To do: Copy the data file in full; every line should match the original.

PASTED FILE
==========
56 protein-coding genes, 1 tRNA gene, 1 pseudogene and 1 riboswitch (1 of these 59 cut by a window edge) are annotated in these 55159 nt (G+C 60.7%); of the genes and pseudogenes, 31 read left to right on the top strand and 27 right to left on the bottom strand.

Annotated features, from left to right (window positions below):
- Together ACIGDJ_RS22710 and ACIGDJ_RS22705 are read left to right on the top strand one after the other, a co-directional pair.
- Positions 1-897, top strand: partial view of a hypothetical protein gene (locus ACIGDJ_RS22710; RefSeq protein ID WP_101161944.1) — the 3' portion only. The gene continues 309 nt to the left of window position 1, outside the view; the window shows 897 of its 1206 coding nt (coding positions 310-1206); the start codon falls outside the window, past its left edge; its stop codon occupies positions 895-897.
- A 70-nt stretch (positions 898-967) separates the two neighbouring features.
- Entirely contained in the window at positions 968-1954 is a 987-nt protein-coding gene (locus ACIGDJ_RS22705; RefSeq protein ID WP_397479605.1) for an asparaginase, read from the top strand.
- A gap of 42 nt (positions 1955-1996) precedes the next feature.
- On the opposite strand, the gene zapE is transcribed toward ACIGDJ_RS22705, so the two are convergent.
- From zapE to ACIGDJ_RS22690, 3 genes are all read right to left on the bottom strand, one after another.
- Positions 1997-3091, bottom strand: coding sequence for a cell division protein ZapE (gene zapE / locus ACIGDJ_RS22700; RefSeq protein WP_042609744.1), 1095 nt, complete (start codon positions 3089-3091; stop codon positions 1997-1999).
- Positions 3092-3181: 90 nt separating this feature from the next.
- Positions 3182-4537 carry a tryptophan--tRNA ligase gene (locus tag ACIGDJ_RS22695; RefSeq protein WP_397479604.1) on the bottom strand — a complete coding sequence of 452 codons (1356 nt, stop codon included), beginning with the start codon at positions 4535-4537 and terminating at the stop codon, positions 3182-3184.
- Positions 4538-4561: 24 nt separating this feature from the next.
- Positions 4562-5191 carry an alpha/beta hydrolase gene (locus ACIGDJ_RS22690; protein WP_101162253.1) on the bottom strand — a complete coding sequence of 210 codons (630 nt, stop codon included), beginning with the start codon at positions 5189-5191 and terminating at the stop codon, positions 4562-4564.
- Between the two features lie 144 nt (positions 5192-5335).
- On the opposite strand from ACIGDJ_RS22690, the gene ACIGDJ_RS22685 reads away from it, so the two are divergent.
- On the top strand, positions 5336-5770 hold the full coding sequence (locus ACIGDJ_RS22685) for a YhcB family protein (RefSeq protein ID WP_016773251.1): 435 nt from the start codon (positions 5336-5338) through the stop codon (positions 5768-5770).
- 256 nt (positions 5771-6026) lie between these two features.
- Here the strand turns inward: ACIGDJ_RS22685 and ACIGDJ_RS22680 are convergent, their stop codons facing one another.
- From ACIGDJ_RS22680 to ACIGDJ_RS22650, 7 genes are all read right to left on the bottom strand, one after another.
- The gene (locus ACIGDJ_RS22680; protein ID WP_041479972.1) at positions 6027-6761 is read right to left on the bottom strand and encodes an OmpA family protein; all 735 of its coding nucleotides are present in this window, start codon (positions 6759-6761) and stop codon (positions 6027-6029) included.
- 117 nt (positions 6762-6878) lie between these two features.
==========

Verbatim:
56 protein-coding genes, 1 tRNA gene, 1 pseudogene and 1 riboswitch (1 of these 59 cut by a window edge) are annotated in these 55159 nt (G+C 60.7%); of the genes and pseudogenes, 31 read left to right on the top strand and 27 right to left on the bottom strand.

Annotated features, from left to right (window positions below):
- Together ACIGDJ_RS22710 and ACIGDJ_RS22705 are read left to right on the top strand one after the other, a co-directional pair.
- Positions 1-897, top strand: partial view of a hypothetical protein gene (locus ACIGDJ_RS22710; RefSeq protein ID WP_101161944.1) — the 3' portion only. The gene continues 309 nt to the left of window position 1, outside the view; the window shows 897 of its 1206 coding nt (coding positions 310-1206); the start codon falls outside the window, past its left edge; its stop codon occupies positions 895-897.
- A 70-nt stretch (positions 898-967) separates the two neighbouring features.
- Entirely contained in the window at positions 968-1954 is a 987-nt protein-coding gene (locus ACIGDJ_RS22705; RefSeq protein ID WP_397479605.1) for an asparaginase, read from the top strand.
- A gap of 42 nt (positions 1955-1996) precedes the next feature.
- On the opposite strand, the gene zapE is transcribed toward ACIGDJ_RS22705, so the two are convergent.
- From zapE to ACIGDJ_RS22690, 3 genes are all read right to left on the bottom strand, one after another.
- Positions 1997-3091, bottom strand: coding sequence for a cell division protein ZapE (gene zapE / locus ACIGDJ_RS22700; RefSeq protein WP_042609744.1), 1095 nt, complete (start codon positions 3089-3091; stop codon positions 1997-1999).
- Positions 3092-3181: 90 nt separating this feature from the next.
- Positions 3182-4537 carry a tryptophan--tRNA ligase gene (locus tag ACIGDJ_RS22695; RefSeq protein WP_397479604.1) on the bottom strand — a complete coding sequence of 452 codons (1356 nt, stop codon included), beginning with the start codon at positions 4535-4537 and terminating at the stop codon, positions 3182-3184.
- Positions 4538-4561: 24 nt separating this feature from the next.
- Positions 4562-5191 carry an alpha/beta hydrolase gene (locus ACIGDJ_RS22690; protein WP_101162253.1) on the bottom strand — a complete coding sequence of 210 codons (630 nt, stop codon included), beginning with the start codon at positions 5189-5191 and terminating at the stop codon, positions 4562-4564.
- Between the two features lie 144 nt (positions 5192-5335).
- On the opposite strand from ACIGDJ_RS22690, the gene ACIGDJ_RS22685 reads away from it, so the two are divergent.
- On the top strand, positions 5336-5770 hold the full coding sequence (locus ACIGDJ_RS22685) for a YhcB family protein (RefSeq protein ID WP_016773251.1): 435 nt from the start codon (positions 5336-5338) through the stop codon (positions 5768-5770).
- 256 nt (positions 5771-6026) lie between these two features.
- Here the strand turns inward: ACIGDJ_RS22685 and ACIGDJ_RS22680 are convergent, their stop codons facing one another.
- From ACIGDJ_RS22680 to ACIGDJ_RS22650, 7 genes are all read right to left on the bottom strand, one after another.
- The gene (locus ACIGDJ_RS22680; protein ID WP_041479972.1) at positions 6027-6761 is read right to left on the bottom strand and encodes an OmpA family protein; all 735 of its coding nucleotides are present in this window, start codon (positions 6759-6761) and stop codon (positions 6027-6029) included.
- 117 nt (positions 6762-6878) lie between these two features.